Say you have 1Gbps based home network, your wifi speed will mostly limited by the 1Gbps LAN port in the home network. But that is fast enough. And you need good wireless routers to achieve near 1Gbps speed. Coverage is often more important than speed. A good wifi mesh can help here.

Example use case: copy video editing files from PC/laptop to NAS in the home network. Faster LAN and wireless speed are useful.
 

i-Movies

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if you have rapidgator premium account, download manager speed can easily hit 60MB/s which almost uses all 500Mbps bandwidth.
 

giraffey

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Is the wifi speed really depend on 500mbps or 1gb or just buy top end wifi mesh router for 500 mbps will do?

It really depends on your use.. Some reasons why a higher end wireless router/mesh may be suitable:
- There is a network NAS or file sharing across devices within the home network
- There is quite a number of devices using WiFi, especially when users have multiple mobile/laptops and IoTs. Some Wifi Routers and mesh systems performance is affected when you have more than a few devices connected to it.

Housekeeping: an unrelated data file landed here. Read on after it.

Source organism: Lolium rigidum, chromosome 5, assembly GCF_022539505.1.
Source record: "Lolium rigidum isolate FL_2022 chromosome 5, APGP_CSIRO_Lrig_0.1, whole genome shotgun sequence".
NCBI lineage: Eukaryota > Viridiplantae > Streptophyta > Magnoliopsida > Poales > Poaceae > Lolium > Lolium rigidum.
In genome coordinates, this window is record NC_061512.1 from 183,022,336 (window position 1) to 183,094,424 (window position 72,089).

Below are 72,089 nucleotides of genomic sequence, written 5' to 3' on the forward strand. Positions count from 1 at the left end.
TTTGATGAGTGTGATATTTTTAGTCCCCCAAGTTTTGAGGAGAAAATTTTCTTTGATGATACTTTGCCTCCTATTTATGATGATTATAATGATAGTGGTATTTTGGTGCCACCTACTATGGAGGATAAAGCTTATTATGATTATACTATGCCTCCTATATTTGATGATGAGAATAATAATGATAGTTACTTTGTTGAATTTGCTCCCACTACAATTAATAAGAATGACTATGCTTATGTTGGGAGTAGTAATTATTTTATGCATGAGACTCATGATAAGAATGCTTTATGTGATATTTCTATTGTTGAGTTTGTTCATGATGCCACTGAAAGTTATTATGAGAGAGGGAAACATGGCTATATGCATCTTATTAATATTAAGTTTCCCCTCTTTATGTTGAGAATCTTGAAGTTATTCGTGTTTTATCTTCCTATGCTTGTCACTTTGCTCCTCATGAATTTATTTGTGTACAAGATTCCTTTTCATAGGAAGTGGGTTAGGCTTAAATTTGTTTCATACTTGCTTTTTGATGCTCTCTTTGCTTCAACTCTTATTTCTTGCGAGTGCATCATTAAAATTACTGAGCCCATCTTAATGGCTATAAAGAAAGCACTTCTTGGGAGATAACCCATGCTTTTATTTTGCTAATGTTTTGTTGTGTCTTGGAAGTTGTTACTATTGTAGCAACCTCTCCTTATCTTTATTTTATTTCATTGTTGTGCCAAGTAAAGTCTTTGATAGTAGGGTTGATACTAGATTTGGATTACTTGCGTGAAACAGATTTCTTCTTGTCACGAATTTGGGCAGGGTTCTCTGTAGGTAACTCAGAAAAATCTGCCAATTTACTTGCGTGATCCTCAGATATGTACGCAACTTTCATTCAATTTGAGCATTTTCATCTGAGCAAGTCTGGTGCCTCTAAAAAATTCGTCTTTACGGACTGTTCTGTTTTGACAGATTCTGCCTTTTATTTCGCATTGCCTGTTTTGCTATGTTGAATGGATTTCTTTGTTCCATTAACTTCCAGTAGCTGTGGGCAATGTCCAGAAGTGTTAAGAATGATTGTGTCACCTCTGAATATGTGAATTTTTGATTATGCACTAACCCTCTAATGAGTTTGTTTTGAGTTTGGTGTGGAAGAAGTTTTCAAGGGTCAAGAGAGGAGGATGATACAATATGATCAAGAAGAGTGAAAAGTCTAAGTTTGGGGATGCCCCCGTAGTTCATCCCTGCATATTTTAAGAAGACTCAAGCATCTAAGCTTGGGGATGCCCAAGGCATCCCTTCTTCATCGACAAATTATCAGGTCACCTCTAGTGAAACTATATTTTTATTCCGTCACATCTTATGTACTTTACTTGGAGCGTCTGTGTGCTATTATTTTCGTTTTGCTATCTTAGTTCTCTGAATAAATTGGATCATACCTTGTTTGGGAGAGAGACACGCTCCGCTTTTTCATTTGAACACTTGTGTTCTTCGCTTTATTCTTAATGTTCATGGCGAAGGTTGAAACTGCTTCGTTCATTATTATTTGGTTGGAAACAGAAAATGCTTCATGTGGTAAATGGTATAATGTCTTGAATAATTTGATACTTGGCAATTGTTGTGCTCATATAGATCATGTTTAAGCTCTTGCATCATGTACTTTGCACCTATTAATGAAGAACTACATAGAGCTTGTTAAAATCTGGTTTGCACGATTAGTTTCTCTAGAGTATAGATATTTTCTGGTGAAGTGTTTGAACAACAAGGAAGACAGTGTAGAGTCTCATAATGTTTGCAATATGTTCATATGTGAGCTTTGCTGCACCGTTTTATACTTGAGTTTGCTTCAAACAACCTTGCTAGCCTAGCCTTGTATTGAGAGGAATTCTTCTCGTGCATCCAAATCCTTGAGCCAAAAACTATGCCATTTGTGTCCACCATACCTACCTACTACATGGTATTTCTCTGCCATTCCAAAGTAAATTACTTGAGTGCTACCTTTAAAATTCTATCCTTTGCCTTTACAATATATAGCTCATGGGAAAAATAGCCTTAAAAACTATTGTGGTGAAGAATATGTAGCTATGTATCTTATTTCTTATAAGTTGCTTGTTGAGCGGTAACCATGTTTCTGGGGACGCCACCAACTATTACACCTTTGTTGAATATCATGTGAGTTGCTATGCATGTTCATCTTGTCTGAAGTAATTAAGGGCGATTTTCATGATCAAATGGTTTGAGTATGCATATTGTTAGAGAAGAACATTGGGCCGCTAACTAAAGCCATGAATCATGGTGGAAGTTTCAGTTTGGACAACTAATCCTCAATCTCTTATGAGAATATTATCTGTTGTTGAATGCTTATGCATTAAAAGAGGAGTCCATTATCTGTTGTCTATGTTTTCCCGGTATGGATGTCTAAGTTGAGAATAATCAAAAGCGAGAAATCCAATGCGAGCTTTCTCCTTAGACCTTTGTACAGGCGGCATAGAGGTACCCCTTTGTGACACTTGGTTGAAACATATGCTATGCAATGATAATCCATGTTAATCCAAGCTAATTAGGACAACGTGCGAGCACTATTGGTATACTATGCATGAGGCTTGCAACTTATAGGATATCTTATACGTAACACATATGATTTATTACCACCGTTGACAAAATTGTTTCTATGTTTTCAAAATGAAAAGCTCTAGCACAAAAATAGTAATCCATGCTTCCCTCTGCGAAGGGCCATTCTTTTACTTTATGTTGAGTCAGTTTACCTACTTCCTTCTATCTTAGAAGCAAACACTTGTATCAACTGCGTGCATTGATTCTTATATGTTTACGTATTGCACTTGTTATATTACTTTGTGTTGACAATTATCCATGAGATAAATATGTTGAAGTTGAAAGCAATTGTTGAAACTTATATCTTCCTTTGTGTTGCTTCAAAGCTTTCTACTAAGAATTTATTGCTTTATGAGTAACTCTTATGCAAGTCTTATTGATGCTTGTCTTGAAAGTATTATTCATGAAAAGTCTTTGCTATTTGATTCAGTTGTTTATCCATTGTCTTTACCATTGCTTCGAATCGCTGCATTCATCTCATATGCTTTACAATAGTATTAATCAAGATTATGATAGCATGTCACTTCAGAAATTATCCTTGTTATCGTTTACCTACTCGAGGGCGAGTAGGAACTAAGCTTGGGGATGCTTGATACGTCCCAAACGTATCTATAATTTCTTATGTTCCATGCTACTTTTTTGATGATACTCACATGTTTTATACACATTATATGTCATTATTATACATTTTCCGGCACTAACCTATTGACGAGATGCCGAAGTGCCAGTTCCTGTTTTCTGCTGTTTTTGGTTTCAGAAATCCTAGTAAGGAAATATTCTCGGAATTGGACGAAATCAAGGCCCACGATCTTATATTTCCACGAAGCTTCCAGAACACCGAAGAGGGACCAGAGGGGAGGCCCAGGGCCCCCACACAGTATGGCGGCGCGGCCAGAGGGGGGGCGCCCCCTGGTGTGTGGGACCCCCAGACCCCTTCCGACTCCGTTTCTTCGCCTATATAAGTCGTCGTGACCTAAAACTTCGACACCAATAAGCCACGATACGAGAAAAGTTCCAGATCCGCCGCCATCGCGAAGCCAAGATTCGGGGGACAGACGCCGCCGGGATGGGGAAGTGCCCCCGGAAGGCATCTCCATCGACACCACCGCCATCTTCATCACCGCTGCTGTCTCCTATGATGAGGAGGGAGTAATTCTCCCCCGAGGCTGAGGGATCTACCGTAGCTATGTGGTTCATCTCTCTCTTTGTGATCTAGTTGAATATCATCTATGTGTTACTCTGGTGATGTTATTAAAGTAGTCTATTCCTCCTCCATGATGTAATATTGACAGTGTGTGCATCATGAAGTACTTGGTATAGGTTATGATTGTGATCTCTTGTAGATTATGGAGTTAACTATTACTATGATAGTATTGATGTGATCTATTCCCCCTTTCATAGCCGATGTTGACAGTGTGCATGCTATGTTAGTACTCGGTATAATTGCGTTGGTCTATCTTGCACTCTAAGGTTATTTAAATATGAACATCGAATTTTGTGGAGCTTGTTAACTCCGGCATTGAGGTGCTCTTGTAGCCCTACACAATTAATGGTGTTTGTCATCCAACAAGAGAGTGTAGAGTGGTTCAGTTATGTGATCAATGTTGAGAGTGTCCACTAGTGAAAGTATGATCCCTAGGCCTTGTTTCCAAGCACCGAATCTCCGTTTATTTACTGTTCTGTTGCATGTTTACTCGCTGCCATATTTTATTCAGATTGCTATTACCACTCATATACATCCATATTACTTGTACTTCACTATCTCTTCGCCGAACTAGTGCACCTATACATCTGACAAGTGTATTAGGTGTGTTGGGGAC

- Top End Mesh systems sometimes provide better range, better speeds when connected to the satellite (i.e. tri-band models dedicated wifi backhaul)
- Of course, depending on the brand, some brands have more features or their mesh capability is better.
 

XiaoFu99

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if you have rapidgator premium account, download manager speed can easily hit 60MB/s which almost uses all 500Mbps bandwidth.
I'm getting about 40+ MB/s with M1 500Mbps with premium rapidgator.

I suspect if I'm on 1Gbps plan, can hit even higher but maybe not 80MB/s. And also the filesize play a part as well. Too small cannot enjoy the speed.

Sent from Samsung SM-G965F using GAGT
 

southmountain

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1GB is really useless.

1. Even AC router claiming 2xxxbps, hardly get up to 1GB for single connection. the connection speed depends on many factors. even if your devices support wifi 6, the distance also affects and may not reach 1GB speed.